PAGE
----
Tablets are now a solid fixture in the mobile ad ecosystem, according to a new report. However, the format hasn’t been fully exploited yet, in spite of the tablet’s strong presence in the mobile world, thanks to Apple’s iPad.
Non-phone mobile devices — primarily, tablets — accounted for 20 percent of all impressions for Q1 2012, compared to 15 percent in the first quarter of 2011, according to Millennial Media’s latest mobile advertising report.
Tablets Equal Engagement
Tablets are an ideal channel for advertisers, because consumers are more willing to watch premium, long-form content on such devices, said Caitlin Spaan, VP of marketing at Ooyala.
“Tablet viewing is more akin to TV viewing than to smartphones — people are happy using them for catching up on TV series and watching feature-length films,” she told the E-Commerce Times.
Tablet viewers are far more engaged overall, she added, Ooyala data suggests.
“Specifically, in Q4 of 2011, our Video Index report showed them to be 45 percent more likely to complete at least 75 percent of a video they started watching — a reliable measure of engagement. And we’re seeing time spent with video on tablets increase quarter-over-quarter in terms of the average length of videos viewed.”
There is a good reason for that.
“Tablets, unlike traditional PCs, are still largely used for leisure, which means ads should have higher conversion rates per view than they do on PCs,” Rob Enderle, principal of the Enderle Group, told the E-Commerce Times.
“This means tablet users are more likely in a shopping and buying mood,” he explained, “and what they are consuming is likely closer to their personal interests — so related ads hit more willing readers.”
A Dearth of Creative Formats
There is a dearth of creative formats for tablets, though, despite the wild popularity of the iPad.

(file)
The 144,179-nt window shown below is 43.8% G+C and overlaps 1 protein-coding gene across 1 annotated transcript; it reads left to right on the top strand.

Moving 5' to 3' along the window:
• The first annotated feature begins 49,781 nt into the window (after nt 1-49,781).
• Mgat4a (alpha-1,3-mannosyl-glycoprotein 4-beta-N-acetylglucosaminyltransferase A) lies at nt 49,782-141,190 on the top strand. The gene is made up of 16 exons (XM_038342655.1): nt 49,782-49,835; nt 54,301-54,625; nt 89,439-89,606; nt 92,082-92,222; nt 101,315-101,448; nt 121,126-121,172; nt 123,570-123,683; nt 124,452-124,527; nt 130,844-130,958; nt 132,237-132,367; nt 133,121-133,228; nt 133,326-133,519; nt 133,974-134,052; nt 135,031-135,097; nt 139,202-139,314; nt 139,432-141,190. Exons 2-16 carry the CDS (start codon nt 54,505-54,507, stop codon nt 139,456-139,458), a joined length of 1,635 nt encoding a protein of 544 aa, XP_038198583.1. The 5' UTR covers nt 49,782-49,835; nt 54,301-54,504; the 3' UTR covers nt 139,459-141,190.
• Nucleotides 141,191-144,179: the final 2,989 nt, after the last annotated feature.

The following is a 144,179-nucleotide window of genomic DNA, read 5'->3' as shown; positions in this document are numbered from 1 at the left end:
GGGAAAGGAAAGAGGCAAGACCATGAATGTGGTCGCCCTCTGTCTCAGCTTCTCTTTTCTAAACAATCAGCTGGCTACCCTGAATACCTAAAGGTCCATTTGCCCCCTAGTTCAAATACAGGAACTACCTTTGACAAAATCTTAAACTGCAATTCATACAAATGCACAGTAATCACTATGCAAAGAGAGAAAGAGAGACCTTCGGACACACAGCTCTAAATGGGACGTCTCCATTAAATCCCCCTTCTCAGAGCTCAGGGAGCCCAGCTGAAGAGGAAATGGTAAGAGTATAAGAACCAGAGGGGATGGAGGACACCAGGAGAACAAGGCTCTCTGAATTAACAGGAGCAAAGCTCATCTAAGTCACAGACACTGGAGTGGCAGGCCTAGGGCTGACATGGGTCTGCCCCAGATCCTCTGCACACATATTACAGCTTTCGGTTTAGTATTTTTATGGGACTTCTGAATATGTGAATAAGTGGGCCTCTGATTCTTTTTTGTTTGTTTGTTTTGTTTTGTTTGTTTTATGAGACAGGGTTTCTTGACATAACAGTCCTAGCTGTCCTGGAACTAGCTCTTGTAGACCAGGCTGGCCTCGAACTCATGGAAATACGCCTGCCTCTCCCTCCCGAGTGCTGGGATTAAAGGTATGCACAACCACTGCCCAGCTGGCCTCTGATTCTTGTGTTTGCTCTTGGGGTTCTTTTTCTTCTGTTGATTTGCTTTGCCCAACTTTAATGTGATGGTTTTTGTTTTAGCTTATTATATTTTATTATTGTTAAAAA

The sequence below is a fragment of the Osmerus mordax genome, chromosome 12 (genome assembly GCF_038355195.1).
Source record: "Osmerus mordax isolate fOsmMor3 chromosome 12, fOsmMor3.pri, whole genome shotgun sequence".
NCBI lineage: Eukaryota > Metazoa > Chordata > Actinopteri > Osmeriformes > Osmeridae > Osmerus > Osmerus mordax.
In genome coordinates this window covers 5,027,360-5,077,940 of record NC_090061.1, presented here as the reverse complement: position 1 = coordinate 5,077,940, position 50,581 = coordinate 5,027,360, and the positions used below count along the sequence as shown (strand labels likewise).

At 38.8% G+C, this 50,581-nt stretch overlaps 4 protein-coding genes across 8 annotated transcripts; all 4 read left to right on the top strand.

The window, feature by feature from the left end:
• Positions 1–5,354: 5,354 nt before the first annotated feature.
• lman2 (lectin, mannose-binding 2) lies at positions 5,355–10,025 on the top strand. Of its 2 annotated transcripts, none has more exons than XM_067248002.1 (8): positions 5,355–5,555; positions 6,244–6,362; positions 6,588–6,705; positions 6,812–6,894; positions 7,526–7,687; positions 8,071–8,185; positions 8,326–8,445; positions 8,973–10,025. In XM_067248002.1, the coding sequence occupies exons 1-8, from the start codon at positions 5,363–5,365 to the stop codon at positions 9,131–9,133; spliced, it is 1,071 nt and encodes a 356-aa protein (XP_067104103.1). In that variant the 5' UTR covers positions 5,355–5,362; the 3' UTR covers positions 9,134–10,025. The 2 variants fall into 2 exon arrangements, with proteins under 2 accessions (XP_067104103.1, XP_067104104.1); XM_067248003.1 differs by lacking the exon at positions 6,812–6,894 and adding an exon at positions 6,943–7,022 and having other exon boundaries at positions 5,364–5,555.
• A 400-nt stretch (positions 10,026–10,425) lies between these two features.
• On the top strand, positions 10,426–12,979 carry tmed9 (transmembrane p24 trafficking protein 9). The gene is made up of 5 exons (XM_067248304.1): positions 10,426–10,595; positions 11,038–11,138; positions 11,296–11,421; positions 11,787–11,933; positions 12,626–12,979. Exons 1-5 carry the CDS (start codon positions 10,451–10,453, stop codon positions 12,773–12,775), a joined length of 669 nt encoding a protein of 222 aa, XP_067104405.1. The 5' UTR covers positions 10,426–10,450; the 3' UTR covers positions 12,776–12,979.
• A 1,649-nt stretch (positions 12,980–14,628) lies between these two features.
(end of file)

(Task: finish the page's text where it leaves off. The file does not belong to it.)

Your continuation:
“The need for more intelligent and optimized ads is becoming critical,” David Hewitt, global mobile practice lead with SapientNitro, told the E-Commerce Times.
Traditional desktop display ads have worked as a band-aid for tablets thus far, but touch-friendly and context-aware ads are becoming expected by tablet users, he said.
The number of video ads is rapidly increasing. However, even this format is not used as often as it could be, Torin A. Dorros, an attorney in Michelman & Robinson’s advertising, marketing and media department, told the E-Commerce Times.
“While in many cases the tablets are running nearly identical operating systems as their smartphone counterparts, and both allow for consumers to have immediate access to a vast array of media options,” Dorros noted, “as yet the advertisers have not fully exploited some of the key benefits of tablets, such as their increased screen size and often better video capabilities.”
Mobile Phones Still Important
None of this is to suggest that mobile ads aimed at smartphones are lessening in importance to marketers. Apple’s iPhone remained the leading individual mobile phone for Q1, the Millennial Media report noted, and 14 of the top 20 mobile phones ran Android.
In fact, Android was the top overall operating system on the company’s platform, with a 49 percent share of impressions, it said.
In some ways, designing ads for a mobile device can be a trickier proposition, Robert Carroll, CMO of SDL’s Web content management division, told the E-Commerce Times.
“Because mobile phones have become practically an extension of one’s body, they have the potential to either delight customers with news of a new product or a sale,” he pointed out, “or leave them feeling irritated that their privacy and personal space has been invaded with irrelevant offers.”
When using this channel, advertisers and marketers must be especially careful to make sure that the content of the mobile ad is relevant, Carroll said.
Conversely, a mobile ad campaign that resonates with users has the capacity to become more than just an image or video on which consumers click, said Jeff Hasen, CMO ofHipcricket and author of Mobilized Marketing: How to Drive Sales, Engagement and Loyalty Through Mobile Devices.
An emerging best practice for mobile marketers is to create opportunities for consumer activity that goes beyond a one-time response, he told the E-Commerce Times.
“For example, companies like HBO have worked with Hipcricket to conduct mobile advertising campaigns that ultimately invite customers to take part in, say, a VIP club. It’s one thing to get consumers to click on your ad,” said Hasen. “It’s another thing entirely — and much more critical — to do something with them once they do: the concept of ‘post-click engagement.'”